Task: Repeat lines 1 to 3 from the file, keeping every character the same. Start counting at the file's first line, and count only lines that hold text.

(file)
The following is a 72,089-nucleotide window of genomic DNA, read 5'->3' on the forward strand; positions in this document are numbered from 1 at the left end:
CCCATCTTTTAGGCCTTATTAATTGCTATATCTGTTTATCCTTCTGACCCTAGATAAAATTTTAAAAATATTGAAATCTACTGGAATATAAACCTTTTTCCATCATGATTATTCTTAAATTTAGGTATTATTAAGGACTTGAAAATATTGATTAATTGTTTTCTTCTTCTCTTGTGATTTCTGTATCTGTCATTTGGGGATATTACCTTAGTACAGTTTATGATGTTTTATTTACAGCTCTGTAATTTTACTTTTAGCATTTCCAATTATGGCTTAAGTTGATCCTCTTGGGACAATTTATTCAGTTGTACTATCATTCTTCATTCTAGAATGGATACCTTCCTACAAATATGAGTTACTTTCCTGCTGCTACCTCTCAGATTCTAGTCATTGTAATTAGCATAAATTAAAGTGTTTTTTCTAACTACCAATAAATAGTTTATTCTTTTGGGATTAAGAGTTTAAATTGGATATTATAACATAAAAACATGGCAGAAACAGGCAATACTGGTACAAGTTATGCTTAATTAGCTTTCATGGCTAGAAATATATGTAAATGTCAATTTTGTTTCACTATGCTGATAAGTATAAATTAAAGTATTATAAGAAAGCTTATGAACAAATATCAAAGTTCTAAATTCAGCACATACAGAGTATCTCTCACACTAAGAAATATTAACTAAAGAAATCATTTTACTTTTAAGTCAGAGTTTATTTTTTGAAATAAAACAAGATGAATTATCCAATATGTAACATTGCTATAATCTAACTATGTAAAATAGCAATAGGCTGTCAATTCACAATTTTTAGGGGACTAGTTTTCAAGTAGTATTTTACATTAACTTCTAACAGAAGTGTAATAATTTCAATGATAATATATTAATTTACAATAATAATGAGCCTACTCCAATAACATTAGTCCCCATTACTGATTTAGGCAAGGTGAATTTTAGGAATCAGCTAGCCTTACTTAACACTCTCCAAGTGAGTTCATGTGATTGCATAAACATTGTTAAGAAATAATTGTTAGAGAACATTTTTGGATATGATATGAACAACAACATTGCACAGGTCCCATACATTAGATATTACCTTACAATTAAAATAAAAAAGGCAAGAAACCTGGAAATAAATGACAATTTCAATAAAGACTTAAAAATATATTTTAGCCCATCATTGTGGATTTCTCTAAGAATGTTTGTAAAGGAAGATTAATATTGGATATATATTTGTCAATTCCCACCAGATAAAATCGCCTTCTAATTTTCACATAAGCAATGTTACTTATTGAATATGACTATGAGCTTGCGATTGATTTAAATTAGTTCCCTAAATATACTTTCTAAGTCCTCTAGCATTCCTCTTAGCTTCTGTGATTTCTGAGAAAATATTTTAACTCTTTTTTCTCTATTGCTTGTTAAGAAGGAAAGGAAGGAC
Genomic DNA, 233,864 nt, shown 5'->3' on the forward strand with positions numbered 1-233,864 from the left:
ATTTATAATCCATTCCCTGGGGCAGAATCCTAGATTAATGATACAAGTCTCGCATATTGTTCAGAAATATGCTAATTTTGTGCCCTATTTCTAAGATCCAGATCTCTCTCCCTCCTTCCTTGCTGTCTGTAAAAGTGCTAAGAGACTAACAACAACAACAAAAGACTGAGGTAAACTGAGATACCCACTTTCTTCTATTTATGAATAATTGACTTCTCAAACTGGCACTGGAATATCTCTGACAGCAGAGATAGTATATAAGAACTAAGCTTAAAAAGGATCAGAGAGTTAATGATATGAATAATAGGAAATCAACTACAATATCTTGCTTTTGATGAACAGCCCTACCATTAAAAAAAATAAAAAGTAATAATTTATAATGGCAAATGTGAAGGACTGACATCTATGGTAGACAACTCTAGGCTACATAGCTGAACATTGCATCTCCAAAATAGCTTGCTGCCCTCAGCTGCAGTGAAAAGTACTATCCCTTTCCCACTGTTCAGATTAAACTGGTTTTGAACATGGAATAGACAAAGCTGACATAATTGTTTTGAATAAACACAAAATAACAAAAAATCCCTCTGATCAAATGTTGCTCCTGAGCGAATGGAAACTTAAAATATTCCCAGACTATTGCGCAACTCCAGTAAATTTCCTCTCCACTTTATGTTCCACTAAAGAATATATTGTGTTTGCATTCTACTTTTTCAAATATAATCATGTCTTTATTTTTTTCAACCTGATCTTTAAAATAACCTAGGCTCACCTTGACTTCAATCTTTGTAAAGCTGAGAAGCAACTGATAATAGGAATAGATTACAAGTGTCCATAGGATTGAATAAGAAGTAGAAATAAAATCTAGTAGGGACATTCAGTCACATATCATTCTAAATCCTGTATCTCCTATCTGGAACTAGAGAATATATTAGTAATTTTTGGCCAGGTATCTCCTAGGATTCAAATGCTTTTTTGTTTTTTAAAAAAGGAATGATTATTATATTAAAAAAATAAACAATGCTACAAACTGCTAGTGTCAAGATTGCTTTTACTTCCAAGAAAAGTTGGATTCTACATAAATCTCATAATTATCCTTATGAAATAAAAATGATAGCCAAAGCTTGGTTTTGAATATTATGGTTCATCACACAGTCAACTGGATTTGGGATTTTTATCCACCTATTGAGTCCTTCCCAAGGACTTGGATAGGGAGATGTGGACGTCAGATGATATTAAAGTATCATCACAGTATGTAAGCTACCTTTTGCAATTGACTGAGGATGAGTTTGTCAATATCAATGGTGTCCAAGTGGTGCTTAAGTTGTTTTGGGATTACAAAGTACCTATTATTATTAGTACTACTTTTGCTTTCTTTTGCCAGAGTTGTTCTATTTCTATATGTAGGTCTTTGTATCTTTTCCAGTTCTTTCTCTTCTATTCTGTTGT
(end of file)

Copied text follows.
The following is a 72,089-nucleotide window of genomic DNA, read 5'->3' on the forward strand; positions in this document are numbered from 1 at the left end:
CCCATCTTTTAGGCCTTATTAATTGCTATATCTGTTTATCCTTCTGACCCTAGATAAAATTTTAAAAATATTGAAATCTACTGGAATATAAACCTTTTTCCATCATGATTATTCTTAAATTTAGGTATTATTAAGGACTTGAAAATATTGATTAATTGTTTTCTTCTTCTCTTGTGATTTCTGTATCTGTCATTTGGGGATATTACCTTAGTACAGTTTATGATGTTTTATTTACAGCTCTGTAATTTTACTTTTAGCATTTCCAATTATGGCTTAAGTTGATCCTCTTGGGACAATTTATTCAGTTGTACTATCATTCTTCATTCTAGAATGGATACCTTCCTACAAATATGAGTTACTTTCCTGCTGCTACCTCTCAGATTCTAGTCATTGTAATTAGCATAAATTAAAGTGTTTTTTCTAACTACCAATAAATAGTTTATTCTTTTGGGATTAAGAGTTTAAATTGGATATTATAACATAAAAACATGGCAGAAACAGGCAATACTGGTACAAGTTATGCTTAATTAGCTTTCATGGCTAGAAATATATGTAAATGTCAATTTTGTTTCACTATGCTGATAAGTATAAATTAAAGTATTATAAGAAAGCTTATGAACAAATATCAAAGTTCTAAATTCAGCACATACAGAGTATCTCTCACACTAAGAAATATTAACTAAAGAAATCATTTTACTTTTAAGTCAGAGTTTATTTTTTGAAATAAAACAAGATGAATTATCCAATATGTAACATTGCTATAATCTAACTATGTAAAATAGCAATAGGCTGTCAATTCACAATTTTTAGGGGACTAGTTTTCAAGTAGTATTTTACATTAACTTCTAACAGAAGTGTAATAATTTCAATGATAATATATTAATTTACAATAATAATGAGCCTACTCCAATAACATTAGTCCCCATTACTGATTTAGGCAAGGTGAATTTTAGGAATCAGCTAGCCTTACTTAACACTCTCCAAGTGAGTTCATGTGATTGCATAAACATTGTTAAGAAATAATTGTTAGAGAACATTTTTGGATATGATATGAACAACAACATTGCACAGGTCCCATACATTAGATATTACCTTACAATTAAAATAAAAAAGGCAAGAAACCTGGAAATAAATGACAATTTCAATAAAGACTTAAAAATATATTTTAGCCCATCATTGTGGATTTCTCTAAGAATGTTTGTAAAGGAAGATTAATATTGGATATATATTTGTCAATTCCCACCAGATAAAATCGCCTTCTAATTTTCACATAAGCAATGTTACTTATTGAATATGACTATGAGCTTGCGATTGATTTAAATTAGTTCCCTAAATATACTTTCTAAGTCCTCTAGCATTCCTCTTAGCTTCTGTGATTTCTGAGAAAATATTTTAACTCTTTTTTCTCTATTGCTTGTTAAGAAGGAAAGGAAGGAC
Genomic DNA, 233,864 nt, shown 5'->3' on the forward strand with positions numbered 1-233,864 from the left: